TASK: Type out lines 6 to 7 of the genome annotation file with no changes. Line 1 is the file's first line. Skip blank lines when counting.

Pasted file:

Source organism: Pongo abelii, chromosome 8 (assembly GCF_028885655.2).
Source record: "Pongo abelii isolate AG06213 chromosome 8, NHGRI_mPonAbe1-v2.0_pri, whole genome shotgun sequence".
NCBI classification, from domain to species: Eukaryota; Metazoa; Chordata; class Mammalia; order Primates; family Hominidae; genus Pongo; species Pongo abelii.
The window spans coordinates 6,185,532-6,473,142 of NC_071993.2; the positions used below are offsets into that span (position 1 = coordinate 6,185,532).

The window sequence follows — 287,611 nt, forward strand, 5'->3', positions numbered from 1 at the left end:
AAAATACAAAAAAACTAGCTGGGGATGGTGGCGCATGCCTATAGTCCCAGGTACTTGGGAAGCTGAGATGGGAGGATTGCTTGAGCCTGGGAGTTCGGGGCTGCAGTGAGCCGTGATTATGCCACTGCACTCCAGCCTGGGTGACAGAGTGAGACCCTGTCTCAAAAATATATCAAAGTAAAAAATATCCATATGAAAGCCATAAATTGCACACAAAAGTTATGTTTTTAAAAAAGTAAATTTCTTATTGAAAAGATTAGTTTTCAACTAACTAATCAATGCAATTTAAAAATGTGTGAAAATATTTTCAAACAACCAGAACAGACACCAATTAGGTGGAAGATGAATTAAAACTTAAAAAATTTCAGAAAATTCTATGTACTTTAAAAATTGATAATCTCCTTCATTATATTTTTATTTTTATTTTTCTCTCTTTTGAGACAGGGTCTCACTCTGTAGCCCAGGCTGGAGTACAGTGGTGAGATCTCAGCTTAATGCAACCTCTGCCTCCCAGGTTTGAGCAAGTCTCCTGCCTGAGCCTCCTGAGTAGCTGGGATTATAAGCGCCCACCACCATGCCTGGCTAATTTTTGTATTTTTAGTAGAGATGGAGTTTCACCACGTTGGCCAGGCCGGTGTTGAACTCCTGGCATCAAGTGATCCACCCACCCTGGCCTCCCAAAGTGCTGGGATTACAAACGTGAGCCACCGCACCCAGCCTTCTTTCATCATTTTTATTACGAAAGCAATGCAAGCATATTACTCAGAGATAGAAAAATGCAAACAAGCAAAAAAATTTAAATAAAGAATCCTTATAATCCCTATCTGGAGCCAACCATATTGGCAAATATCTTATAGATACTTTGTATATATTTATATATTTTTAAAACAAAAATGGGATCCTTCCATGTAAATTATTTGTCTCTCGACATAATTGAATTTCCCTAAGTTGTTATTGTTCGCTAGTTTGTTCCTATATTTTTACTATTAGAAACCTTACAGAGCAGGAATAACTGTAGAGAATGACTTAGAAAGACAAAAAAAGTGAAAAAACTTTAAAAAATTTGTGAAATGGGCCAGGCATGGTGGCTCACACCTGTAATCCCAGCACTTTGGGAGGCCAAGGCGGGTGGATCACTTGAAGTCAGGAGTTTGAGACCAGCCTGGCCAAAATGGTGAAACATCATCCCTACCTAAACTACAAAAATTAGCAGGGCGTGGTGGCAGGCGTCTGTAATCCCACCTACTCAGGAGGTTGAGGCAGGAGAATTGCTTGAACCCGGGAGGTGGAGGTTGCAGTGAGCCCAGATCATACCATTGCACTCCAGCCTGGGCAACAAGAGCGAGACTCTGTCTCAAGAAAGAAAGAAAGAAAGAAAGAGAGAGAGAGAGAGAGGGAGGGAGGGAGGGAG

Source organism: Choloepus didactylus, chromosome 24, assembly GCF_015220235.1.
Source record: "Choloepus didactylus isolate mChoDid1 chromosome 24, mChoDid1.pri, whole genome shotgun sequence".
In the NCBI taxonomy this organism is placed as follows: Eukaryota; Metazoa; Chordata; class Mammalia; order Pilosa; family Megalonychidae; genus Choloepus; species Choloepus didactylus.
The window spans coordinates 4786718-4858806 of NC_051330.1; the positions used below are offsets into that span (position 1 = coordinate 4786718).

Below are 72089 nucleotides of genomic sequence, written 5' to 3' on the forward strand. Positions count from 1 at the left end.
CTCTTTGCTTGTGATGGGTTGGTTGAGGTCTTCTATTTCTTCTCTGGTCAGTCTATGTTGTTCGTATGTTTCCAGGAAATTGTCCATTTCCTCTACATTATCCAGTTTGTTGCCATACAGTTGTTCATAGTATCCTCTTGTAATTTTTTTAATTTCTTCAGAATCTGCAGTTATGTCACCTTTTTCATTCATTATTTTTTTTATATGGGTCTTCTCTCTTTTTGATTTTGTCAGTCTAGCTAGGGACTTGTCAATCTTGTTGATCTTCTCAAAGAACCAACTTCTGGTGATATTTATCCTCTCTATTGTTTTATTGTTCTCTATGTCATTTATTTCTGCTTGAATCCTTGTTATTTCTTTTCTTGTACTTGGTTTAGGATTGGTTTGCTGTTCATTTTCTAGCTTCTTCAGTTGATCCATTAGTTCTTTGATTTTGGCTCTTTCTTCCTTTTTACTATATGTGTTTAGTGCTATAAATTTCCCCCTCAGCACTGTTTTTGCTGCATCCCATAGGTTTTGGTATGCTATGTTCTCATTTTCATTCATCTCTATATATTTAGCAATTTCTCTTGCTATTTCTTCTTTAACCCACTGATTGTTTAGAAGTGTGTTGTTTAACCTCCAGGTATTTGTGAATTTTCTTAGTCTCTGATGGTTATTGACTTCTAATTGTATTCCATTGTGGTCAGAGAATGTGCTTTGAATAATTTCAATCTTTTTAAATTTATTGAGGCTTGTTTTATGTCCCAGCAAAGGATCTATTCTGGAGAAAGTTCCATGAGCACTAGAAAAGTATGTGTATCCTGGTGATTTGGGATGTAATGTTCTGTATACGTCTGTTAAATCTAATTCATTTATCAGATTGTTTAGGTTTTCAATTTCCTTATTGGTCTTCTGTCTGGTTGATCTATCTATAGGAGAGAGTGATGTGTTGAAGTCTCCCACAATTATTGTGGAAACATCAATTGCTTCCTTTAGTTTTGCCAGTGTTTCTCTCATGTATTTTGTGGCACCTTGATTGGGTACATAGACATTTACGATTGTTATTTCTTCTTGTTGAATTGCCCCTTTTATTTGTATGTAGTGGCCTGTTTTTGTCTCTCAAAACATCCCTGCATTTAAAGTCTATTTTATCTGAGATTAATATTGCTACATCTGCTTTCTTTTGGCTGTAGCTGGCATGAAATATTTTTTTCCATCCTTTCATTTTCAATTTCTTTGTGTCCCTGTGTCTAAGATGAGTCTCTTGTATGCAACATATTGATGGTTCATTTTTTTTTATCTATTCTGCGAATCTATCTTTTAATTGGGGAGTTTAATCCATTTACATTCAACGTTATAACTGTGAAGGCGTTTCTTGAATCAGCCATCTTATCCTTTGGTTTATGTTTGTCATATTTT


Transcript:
AAAATACAAAAAAACTAGCTGGGGATGGTGGCGCATGCCTATAGTCCCAGGTACTTGGGAAGCTGAGATGGGAGGATTGCTTGAGCCTGGGAGTTCGGGGCTGCAGTGAGCCGTGATTATGCCACTGCACTCCAGCCTGGGTGACAGAGTGAGACCCTGTCTCAAAAATATATCAAAGTAAAAAATATCCATATGAAAGCCATAAATTGCACACAAAAGTTATGTTTTTAAAAAAGTAAATTTCTTATTGAAAAGATTAGTTTTCAACTAACTAATCAATGCAATTTAAAAATGTGTGAAAATATTTTCAAACAACCAGAACAGACACCAATTAGGTGGAAGATGAATTAAAACTTAAAAAATTTCAGAAAATTCTATGTACTTTAAAAATTGATAATCTCCTTCATTATATTTTTATTTTTATTTTTCTCTCTTTTGAGACAGGGTCTCACTCTGTAGCCCAGGCTGGAGTACAGTGGTGAGATCTCAGCTTAATGCAACCTCTGCCTCCCAGGTTTGAGCAAGTCTCCTGCCTGAGCCTCCTGAGTAGCTGGGATTATAAGCGCCCACCACCATGCCTGGCTAATTTTTGTATTTTTAGTAGAGATGGAGTTTCACCACGTTGGCCAGGCCGGTGTTGAACTCCTGGCATCAAGTGATCCACCCACCCTGGCCTCCCAAAGTGCTGGGATTACAAACGTGAGCCACCGCACCCAGCCTTCTTTCATCATTTTTATTACGAAAGCAATGCAAGCATATTACTCAGAGATAGAAAAATGCAAACAAGCAAAAAAATTTAAATAAAGAATCCTTATAATCCCTATCTGGAGCCAACCATATTGGCAAATATCTTATAGATACTTTGTATATATTTATATATTTTTAAAACAAAAATGGGATCCTTCCATGTAAATTATTTGTCTCTCGACATAATTGAATTTCCCTAAGTTGTTATTGTTCGCTAGTTTGTTCCTATATTTTTACTATTAGAAACCTTACAGAGCAGGAATAACTGTAGAGAATGACTTAGAAAGACAAAAAAAGTGAAAAAACTTTAAAAAATTTGTGAAATGGGCCAGGCATGGTGGCTCACACCTGTAATCCCAGCACTTTGGGAGGCCAAGGCGGGTGGATCACTTGAAGTCAGGAGTTTGAGACCAGCCTGGCCAAAATGGTGAAACATCATCCCTACCTAAACTACAAAAATTAGCAGGGCGTGGTGGCAGGCGTCTGTAATCCCACCTACTCAGGAGGTTGAGGCAGGAGAATTGCTTGAACCCGGGAGGTGGAGGTTGCAGTGAGCCCAGATCATACCATTGCACTCCAGCCTGGGCAACAAGAGCGAGACTCTGTCTCAAGAAAGAAAGAAAGAAAGAAAGAGAGAGAGAGAGAGAGGGAGGGAGGGAGGGAG

Source organism: Choloepus didactylus, chromosome 24, assembly GCF_015220235.1.